For the past 20 years, David Ibarra has ended his day with a 45-minute walk around downtown Salt Lake City’s streets. Recently, he says he’s noticed a change. The streets look dirtier and less inviting to residents and visitors. Homeless people are sleeping in tents, exposing themselves to the elements. Syringes are scattered across the ground.
“We can do better than this,” Ibarra told reporters at the City and County Building on Tuesday. The local businessman and philanthropist declared he’s taking matters into his own hands by announcing he’s running for mayor. “I am here today because OK is not OK. Salt Lake City is not an ‘OK’ city. We have the potential to be an extraordinary city,” the 66-year-old said. “As the capital city, we are the front room of our state, and just getting by can never be our goal.”
If elected in 2019, Ibarra pledged to utilize his business acumen—he’s founded four companies: eLeaderTech, the Ibarra-Brito Group and David Ibarra Enterprises in the US and eLeaderTech Limitada of Costa Rica—work ethic and leadership ability to attract talent back to Salt Lake City and help the metropolis flourish. “This city has come to a screeching halt, and it’s time to get back on track,” he said.
Former Mayor Rocky Anderson gave a short speech at the kickoff. He spoke highly of the Ibarra Foundation, a charitable organization that has awarded 127 scholarships and fully funded the college tuition of 89 college graduates, and Ibarra’s mentoring of local small business owners. “Success is a way of life for David,” Anderson said before outlining the qualities that make a successful mayor—leadership, coalition-building, a hunger to remain informed and a passion and respect for city employees. “David Ibarra has proven in his business life, his family, his charitable undertakings, his political support with his friends and through his mentorship of many people throughout our community that he possesses all of those qualities and will bring them to bear in being an extraordinary mayor for all the people of Salt Lake City.”
Ibarra is the second person to announce he’s challenging current Mayor Jackie Biskupski for her seat. Last month, ex-Salt Lake City Councilman Stan Penfold declared his candidacy, and state Sen. Jim Dabakis and Pioneer Park Coalition Director David Garbett have reportedly told the Deseret News they’re “seriously” considering joining the fray.
Polls suggest Biskupski’s seat could be up for grabs. In a utahpolicy.com survey published in September, 56 percent of Salt Lake City residents said Biskupski does not deserve another term. More than one-fourth of respondents said it was “definitely” time to elect a new mayor.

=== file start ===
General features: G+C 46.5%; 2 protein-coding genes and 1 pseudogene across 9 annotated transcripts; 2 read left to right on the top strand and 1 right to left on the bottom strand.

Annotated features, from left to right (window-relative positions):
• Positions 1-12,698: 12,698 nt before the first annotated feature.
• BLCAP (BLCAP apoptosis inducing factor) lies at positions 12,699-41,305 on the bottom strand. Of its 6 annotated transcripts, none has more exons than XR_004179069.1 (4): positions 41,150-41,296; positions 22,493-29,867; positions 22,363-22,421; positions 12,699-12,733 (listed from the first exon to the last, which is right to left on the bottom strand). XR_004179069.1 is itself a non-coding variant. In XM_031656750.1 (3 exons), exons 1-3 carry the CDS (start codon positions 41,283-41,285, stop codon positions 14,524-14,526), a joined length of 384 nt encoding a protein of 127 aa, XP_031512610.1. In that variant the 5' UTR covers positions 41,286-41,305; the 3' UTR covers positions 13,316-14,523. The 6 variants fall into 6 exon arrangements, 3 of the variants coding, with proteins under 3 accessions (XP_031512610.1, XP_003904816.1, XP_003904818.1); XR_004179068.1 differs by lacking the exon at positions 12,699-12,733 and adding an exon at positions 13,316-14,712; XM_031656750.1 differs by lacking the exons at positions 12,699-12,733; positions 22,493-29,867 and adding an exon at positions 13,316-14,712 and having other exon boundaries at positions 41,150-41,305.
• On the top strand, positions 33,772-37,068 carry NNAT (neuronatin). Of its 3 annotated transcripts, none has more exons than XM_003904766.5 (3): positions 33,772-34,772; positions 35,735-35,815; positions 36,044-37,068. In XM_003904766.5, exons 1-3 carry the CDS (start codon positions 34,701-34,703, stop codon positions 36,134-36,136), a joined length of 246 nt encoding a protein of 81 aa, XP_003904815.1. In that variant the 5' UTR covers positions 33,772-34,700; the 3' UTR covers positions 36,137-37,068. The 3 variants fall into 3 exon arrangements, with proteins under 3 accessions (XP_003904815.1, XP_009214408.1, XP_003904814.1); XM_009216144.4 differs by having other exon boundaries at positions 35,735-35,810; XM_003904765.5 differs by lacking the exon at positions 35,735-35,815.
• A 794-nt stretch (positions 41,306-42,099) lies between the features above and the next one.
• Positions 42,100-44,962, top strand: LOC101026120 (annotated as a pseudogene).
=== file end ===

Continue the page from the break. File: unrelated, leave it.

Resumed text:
In a statement emailed to City Weekly, Biskupski said she was, “looking forward to the opportunity to highlight all my administration has done over the past three years on the issues residents care about most, including affordable housing, climate and the environment, job creation, transit expansion, infrastructure, and public safety. We have been leading by listening and will continue to do the work to truly build a City for everyone.”
Salt Lake County District Attorney Sim Gill was also at the news conference. A family friend of Ibarra’s for more than 30 years, Gill said in his prepared remarks that he and the newly minted mayoral candidate share a common vision to continue making Salt Lake City a “great American city.” He praised Ibarra for building such a prosperous life after spending 15 years with his brother in the state’s foster care system, an experience Gill said gave Ibarra a compassion and kindness that shaped him into the person he is today. “I have had conversations with David and the family for many, many years,” Gill said. “I know his character. I know his moral worth. I know his passion and his commitment of the entire family.”
After the speeches, Gill reiterated to City Weekly that he’s supporting Ibarra because he knows his character and respects his business skills. “For me, as the first minority city prosecutor and as the first minority district attorney, I’m excited about the idea that, in the history of Salt Lake City, we will have the first [racial] minority mayor,” Gill said. (Biskupski is the city’s first openly gay mayor.)
Gill said Ibarra’s early life gives him an understanding of the city’s most vulnerable residents, a firsthand knowledge most people don’t have. “The person that I know in David Ibarra is a man who is here to serve their needs,” Gill said. “He knows their difficulties and their challenges, and he knows what is necessary, the discipline and the perseverance that’s necessary to achieve the objectives that you want.”